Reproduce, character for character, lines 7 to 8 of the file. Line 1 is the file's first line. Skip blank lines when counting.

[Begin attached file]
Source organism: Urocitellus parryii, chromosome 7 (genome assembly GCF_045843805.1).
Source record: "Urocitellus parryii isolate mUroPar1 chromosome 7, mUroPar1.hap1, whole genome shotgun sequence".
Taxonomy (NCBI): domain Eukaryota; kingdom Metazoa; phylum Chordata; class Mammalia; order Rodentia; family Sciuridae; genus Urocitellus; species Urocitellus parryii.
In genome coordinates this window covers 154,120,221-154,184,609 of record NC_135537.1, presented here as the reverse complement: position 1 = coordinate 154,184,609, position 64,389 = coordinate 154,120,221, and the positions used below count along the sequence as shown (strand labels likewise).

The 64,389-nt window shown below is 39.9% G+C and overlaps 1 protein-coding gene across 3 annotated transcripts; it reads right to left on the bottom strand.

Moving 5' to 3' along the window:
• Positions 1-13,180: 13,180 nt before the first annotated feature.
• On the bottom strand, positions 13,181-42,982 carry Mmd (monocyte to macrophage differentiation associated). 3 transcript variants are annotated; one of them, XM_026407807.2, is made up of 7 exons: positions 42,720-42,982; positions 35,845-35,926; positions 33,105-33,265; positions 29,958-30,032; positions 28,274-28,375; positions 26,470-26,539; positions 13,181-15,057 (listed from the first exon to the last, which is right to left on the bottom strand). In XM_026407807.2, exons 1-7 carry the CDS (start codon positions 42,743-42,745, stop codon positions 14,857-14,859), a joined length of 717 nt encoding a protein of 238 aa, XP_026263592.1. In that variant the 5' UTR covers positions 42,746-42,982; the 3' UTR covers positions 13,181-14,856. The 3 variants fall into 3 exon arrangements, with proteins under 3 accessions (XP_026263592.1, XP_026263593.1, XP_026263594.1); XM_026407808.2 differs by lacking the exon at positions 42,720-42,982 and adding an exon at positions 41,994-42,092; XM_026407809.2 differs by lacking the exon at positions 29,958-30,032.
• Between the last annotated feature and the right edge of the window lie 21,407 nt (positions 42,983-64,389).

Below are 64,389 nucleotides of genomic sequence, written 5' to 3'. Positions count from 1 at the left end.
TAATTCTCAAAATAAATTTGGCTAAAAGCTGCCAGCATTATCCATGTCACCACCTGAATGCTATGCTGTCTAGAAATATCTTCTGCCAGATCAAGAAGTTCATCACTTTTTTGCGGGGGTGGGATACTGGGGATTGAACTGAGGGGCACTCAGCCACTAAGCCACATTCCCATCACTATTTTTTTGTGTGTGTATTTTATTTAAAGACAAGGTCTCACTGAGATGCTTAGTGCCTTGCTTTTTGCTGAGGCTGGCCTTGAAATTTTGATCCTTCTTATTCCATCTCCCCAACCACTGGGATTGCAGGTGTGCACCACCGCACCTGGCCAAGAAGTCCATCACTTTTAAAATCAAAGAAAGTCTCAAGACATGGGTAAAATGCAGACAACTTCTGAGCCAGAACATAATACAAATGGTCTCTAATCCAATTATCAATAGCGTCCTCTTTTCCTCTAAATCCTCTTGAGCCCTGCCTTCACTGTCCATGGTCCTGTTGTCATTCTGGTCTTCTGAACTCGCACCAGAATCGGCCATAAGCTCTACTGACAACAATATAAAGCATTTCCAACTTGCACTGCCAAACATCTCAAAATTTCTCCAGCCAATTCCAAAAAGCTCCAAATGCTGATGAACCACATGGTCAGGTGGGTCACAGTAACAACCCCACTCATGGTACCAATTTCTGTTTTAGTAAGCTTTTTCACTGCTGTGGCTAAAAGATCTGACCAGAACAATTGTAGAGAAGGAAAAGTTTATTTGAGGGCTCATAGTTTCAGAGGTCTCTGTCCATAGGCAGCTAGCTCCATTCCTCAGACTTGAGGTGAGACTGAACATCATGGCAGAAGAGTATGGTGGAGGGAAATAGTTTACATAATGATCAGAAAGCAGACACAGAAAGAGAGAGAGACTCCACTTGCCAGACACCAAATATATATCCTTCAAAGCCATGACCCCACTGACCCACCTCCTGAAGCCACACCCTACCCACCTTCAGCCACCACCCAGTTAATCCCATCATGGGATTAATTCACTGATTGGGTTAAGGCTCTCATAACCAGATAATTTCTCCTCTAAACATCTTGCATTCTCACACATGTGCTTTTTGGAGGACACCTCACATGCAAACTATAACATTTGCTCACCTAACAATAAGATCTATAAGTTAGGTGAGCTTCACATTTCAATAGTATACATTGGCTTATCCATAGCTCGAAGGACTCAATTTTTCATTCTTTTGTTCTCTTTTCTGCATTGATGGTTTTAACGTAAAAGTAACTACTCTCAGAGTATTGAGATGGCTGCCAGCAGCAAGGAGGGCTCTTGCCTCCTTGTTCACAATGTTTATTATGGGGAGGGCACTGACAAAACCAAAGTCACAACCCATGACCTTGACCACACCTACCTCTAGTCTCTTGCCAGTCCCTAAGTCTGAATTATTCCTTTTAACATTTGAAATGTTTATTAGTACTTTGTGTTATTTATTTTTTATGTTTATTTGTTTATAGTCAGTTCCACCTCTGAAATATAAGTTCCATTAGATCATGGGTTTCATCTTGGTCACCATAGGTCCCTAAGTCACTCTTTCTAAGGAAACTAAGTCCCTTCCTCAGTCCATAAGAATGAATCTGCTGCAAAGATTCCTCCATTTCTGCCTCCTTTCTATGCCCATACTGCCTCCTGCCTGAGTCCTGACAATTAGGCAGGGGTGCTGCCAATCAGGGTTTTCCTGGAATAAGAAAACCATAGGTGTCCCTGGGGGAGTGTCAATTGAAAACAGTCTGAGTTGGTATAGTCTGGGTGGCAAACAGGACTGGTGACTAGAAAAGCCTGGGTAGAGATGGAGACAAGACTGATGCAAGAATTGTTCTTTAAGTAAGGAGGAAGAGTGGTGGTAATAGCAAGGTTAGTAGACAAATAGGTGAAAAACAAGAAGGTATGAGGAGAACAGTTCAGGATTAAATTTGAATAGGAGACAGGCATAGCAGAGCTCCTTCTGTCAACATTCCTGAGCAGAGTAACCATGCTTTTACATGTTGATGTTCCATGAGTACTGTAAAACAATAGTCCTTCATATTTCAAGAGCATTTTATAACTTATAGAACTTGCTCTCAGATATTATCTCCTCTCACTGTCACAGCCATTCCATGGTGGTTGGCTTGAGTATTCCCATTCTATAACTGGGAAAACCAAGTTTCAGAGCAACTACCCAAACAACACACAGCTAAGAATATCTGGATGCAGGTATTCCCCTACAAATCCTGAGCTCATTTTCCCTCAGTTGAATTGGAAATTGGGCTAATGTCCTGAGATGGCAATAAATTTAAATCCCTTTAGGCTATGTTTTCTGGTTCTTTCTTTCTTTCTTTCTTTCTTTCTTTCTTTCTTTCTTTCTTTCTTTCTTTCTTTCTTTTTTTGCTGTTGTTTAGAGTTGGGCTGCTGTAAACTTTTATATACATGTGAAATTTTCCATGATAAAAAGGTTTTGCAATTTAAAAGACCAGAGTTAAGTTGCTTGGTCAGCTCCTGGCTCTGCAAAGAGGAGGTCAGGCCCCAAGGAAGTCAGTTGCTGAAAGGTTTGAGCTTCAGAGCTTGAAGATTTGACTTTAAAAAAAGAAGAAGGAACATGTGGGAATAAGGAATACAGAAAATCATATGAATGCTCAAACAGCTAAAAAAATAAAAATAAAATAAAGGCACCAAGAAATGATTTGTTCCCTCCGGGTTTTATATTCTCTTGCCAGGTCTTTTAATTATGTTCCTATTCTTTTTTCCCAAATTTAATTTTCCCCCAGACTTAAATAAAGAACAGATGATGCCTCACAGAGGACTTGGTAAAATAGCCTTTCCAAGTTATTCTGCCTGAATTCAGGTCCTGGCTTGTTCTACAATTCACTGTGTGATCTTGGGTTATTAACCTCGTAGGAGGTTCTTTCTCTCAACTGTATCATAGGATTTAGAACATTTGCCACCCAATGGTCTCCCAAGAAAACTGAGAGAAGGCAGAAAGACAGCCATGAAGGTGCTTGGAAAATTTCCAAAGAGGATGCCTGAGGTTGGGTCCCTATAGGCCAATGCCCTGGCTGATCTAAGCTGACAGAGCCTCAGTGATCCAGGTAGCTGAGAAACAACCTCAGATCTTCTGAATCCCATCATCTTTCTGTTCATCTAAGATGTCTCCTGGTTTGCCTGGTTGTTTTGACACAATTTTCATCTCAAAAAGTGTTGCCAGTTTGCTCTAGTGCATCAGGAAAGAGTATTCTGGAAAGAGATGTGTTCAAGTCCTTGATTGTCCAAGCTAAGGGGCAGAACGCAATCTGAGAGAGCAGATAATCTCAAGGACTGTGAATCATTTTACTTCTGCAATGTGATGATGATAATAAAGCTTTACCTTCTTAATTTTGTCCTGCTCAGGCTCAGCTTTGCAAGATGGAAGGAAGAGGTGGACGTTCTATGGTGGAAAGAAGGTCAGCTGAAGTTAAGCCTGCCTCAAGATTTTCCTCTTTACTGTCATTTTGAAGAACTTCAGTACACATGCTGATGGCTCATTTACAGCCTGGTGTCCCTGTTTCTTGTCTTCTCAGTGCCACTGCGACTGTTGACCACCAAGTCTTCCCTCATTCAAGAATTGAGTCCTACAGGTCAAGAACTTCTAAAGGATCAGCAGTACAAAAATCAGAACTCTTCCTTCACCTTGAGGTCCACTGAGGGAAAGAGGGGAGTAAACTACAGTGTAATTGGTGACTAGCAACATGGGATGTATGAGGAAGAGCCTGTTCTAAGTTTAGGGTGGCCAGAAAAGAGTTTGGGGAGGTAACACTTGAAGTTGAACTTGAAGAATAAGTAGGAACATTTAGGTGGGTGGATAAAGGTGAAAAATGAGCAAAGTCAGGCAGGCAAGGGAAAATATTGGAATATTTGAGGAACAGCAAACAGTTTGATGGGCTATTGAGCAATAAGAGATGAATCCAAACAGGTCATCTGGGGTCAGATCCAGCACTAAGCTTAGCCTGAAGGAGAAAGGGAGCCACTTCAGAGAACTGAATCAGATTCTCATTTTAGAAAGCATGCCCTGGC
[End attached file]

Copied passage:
• Positions 1-13,180: 13,180 nt before the first annotated feature.
• On the bottom strand, positions 13,181-42,982 carry Mmd (monocyte to macrophage differentiation associated). 3 transcript variants are annotated; one of them, XM_026407807.2, is made up of 7 exons: positions 42,720-42,982; positions 35,845-35,926; positions 33,105-33,265; positions 29,958-30,032; positions 28,274-28,375; positions 26,470-26,539; positions 13,181-15,057 (listed from the first exon to the last, which is right to left on the bottom strand). In XM_026407807.2, exons 1-7 carry the CDS (start codon positions 42,743-42,745, stop codon positions 14,857-14,859), a joined length of 717 nt encoding a protein of 238 aa, XP_026263592.1. In that variant the 5' UTR covers positions 42,746-42,982; the 3' UTR covers positions 13,181-14,856. The 3 variants fall into 3 exon arrangements, with proteins under 3 accessions (XP_026263592.1, XP_026263593.1, XP_026263594.1); XM_026407808.2 differs by lacking the exon at positions 42,720-42,982 and adding an exon at positions 41,994-42,092; XM_026407809.2 differs by lacking the exon at positions 29,958-30,032.